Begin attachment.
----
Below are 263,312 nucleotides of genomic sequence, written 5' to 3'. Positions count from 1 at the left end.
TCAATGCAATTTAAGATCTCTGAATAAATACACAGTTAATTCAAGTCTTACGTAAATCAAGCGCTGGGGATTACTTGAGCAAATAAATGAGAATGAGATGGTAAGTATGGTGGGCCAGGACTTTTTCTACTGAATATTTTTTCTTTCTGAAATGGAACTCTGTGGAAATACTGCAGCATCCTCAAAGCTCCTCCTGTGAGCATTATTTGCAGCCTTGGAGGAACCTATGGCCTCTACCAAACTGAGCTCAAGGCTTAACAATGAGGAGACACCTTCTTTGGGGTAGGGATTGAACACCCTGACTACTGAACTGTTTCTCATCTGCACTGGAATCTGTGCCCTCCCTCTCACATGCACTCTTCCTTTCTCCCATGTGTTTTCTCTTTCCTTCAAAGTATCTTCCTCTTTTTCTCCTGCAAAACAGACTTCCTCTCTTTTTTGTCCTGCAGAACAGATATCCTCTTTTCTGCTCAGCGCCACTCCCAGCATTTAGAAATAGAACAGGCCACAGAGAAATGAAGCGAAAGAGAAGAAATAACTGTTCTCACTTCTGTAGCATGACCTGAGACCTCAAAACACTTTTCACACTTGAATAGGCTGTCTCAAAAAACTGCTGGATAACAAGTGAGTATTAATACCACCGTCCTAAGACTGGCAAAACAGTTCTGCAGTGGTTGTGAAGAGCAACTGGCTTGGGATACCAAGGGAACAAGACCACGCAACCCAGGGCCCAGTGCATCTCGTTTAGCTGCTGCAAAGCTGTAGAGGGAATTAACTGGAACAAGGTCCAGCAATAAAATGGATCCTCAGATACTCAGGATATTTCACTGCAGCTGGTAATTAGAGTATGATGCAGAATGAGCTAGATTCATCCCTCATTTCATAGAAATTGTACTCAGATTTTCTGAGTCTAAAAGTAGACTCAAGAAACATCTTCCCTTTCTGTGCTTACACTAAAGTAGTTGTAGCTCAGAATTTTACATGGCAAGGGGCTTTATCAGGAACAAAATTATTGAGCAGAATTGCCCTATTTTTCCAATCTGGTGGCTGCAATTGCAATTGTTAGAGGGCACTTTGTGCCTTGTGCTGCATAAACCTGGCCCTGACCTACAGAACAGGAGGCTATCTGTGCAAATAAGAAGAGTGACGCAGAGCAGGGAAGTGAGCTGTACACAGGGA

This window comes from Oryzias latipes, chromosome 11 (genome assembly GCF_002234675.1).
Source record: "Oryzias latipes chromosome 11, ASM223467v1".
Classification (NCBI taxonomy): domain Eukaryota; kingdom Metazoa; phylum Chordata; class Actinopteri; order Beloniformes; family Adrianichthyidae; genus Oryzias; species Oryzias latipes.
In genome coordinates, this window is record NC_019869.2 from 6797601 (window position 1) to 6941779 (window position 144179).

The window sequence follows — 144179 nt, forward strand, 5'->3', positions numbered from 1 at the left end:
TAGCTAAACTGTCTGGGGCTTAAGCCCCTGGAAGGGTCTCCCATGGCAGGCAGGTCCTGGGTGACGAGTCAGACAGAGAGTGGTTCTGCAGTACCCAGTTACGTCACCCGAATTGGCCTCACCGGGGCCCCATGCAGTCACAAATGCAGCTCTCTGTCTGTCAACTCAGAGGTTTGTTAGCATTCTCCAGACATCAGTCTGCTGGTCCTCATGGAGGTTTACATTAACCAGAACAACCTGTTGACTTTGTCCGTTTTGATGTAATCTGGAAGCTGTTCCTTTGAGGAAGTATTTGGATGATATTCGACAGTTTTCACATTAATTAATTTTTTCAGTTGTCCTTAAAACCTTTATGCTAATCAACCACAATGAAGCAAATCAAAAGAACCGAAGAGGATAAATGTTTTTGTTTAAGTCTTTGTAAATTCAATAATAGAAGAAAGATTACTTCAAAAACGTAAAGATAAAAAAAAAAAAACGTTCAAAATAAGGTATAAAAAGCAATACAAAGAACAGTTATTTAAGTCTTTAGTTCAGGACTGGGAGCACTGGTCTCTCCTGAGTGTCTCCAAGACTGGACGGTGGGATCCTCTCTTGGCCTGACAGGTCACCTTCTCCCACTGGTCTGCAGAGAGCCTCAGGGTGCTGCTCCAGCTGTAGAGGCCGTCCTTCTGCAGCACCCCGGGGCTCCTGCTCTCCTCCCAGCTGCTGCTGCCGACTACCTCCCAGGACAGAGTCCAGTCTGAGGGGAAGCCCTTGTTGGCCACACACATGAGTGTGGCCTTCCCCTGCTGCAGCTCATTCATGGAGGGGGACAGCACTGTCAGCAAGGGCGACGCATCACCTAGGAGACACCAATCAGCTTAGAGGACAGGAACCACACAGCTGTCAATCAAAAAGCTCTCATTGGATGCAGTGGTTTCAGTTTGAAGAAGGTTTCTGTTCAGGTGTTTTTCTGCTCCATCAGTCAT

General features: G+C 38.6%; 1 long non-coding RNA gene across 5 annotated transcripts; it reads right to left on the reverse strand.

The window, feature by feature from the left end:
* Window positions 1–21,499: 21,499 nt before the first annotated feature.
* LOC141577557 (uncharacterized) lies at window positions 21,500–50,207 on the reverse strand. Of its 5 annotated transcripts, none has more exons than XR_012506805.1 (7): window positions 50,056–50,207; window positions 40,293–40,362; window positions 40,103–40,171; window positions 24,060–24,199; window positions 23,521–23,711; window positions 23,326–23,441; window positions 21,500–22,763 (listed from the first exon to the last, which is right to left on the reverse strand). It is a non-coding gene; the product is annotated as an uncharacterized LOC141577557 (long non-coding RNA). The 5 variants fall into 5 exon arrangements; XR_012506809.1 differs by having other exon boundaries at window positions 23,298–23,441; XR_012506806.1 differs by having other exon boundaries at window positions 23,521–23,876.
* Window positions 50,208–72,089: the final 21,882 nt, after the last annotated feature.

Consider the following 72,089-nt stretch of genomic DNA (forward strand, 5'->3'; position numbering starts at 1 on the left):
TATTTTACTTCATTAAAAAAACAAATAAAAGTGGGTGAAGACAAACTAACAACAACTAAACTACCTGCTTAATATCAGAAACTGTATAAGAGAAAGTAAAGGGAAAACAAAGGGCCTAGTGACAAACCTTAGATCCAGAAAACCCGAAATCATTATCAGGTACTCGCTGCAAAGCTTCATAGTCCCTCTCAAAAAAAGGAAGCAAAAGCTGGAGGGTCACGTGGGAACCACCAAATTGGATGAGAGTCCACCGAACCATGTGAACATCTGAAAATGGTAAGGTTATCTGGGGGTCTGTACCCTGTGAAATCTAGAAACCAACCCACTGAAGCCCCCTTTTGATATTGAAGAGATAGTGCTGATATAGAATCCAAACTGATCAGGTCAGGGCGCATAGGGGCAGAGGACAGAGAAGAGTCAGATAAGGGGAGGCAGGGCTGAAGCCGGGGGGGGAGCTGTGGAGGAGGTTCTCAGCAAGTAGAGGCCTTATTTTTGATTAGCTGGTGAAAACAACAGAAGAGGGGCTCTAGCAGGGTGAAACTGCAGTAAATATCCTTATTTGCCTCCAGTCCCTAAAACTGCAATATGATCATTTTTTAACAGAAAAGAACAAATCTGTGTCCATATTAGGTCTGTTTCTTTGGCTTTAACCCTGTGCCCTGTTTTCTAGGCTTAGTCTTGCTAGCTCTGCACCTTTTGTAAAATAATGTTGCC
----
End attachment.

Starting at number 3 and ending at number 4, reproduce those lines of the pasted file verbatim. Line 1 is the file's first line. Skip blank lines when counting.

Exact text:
This window comes from Oryzias latipes, chromosome 11 (genome assembly GCF_002234675.1).
Source record: "Oryzias latipes chromosome 11, ASM223467v1".